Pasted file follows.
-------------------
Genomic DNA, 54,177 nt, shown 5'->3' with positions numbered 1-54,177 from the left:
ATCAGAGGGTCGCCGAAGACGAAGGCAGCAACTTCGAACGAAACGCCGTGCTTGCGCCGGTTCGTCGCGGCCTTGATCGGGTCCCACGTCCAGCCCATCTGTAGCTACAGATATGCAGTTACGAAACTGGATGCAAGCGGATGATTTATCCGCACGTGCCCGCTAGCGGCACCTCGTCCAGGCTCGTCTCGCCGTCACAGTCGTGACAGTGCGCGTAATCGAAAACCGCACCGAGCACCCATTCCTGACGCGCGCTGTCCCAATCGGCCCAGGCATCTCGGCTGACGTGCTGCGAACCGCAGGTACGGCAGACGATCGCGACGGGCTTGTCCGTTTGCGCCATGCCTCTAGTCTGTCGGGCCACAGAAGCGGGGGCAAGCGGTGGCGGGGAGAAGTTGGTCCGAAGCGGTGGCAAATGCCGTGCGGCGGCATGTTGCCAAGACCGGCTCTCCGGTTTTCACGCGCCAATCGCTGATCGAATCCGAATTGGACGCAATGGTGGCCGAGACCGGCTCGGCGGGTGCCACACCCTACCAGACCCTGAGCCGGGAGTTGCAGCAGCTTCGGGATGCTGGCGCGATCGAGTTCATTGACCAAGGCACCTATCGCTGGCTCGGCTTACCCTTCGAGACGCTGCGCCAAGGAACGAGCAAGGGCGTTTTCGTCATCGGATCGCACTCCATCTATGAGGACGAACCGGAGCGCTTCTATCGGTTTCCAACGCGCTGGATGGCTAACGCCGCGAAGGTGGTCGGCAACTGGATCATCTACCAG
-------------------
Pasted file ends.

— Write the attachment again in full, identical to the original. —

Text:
Genomic DNA, 54,177 nt, shown 5'->3' with positions numbered 1-54,177 from the left:
ATCAGAGGGTCGCCGAAGACGAAGGCAGCAACTTCGAACGAAACGCCGTGCTTGCGCCGGTTCGTCGCGGCCTTGATCGGGTCCCACGTCCAGCCCATCTGTAGCTACAGATATGCAGTTACGAAACTGGATGCAAGCGGATGATTTATCCGCACGTGCCCGCTAGCGGCACCTCGTCCAGGCTCGTCTCGCCGTCACAGTCGTGACAGTGCGCGTAATCGAAAACCGCACCGAGCACCCATTCCTGACGCGCGCTGTCCCAATCGGCCCAGGCATCTCGGCTGACGTGCTGCGAACCGCAGGTACGGCAGACGATCGCGACGGGCTTGTCCGTTTGCGCCATGCCTCTAGTCTGTCGGGCCACAGAAGCGGGGGCAAGCGGTGGCGGGGAGAAGTTGGTCCGAAGCGGTGGCAAATGCCGTGCGGCGGCATGTTGCCAAGACCGGCTCTCCGGTTTTCACGCGCCAATCGCTGATCGAATCCGAATTGGACGCAATGGTGGCCGAGACCGGCTCGGCGGGTGCCACACCCTACCAGACCCTGAGCCGGGAGTTGCAGCAGCTTCGGGATGCTGGCGCGATCGAGTTCATTGACCAAGGCACCTATCGCTGGCTCGGCTTACCCTTCGAGACGCTGCGCCAAGGAACGAGCAAGGGCGTTTTCGTCATCGGATCGCACTCCATCTATGAGGACGAACCGGAGCGCTTCTATCGGTTTCCAACGCGCTGGATGGCTAACGCCGCGAAGGTGGTCGGCAACTGGATCATCTACCAG